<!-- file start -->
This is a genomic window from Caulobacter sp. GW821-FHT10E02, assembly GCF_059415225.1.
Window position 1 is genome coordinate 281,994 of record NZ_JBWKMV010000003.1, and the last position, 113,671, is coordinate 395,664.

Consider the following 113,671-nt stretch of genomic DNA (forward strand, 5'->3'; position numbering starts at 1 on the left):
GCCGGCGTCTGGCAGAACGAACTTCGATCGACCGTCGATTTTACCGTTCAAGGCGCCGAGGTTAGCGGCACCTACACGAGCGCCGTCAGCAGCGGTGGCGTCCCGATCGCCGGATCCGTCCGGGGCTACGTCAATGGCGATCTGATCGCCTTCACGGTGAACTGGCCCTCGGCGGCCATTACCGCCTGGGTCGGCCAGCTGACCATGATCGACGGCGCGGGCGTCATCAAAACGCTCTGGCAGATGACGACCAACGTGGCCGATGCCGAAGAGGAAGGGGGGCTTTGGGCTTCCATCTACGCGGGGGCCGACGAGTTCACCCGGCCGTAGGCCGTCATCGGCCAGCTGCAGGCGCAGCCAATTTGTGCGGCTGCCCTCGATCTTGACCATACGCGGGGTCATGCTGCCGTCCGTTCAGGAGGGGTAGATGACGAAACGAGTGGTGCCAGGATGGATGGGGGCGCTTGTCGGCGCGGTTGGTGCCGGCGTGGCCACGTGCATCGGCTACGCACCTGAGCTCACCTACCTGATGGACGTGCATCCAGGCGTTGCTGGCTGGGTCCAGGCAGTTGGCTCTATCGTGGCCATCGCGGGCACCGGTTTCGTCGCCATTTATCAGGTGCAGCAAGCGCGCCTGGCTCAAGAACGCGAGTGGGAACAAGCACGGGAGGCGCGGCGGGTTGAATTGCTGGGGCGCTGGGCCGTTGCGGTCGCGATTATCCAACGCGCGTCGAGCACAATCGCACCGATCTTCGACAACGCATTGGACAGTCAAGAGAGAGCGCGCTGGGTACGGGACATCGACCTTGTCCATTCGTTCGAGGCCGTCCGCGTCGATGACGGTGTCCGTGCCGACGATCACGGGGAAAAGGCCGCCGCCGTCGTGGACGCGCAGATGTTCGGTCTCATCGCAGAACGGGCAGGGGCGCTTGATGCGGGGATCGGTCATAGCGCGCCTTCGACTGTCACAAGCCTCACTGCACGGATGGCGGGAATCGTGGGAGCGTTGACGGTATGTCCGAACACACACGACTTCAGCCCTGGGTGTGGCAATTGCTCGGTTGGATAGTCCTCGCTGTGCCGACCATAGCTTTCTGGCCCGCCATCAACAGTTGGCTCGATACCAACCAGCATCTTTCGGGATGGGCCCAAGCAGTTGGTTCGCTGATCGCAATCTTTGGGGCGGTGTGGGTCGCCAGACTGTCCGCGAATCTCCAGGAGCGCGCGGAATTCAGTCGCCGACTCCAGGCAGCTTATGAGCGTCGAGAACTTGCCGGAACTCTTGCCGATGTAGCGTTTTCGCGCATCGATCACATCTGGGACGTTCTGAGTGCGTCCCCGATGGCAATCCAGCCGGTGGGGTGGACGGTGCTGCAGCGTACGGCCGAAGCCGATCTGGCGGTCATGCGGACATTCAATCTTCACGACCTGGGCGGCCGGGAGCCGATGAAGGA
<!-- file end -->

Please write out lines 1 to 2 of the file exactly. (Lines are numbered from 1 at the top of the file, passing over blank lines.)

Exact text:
This is a genomic window from Caulobacter sp. GW821-FHT10E02, assembly GCF_059415225.1.
Window position 1 is genome coordinate 281,994 of record NZ_JBWKMV010000003.1, and the last position, 113,671, is coordinate 395,664.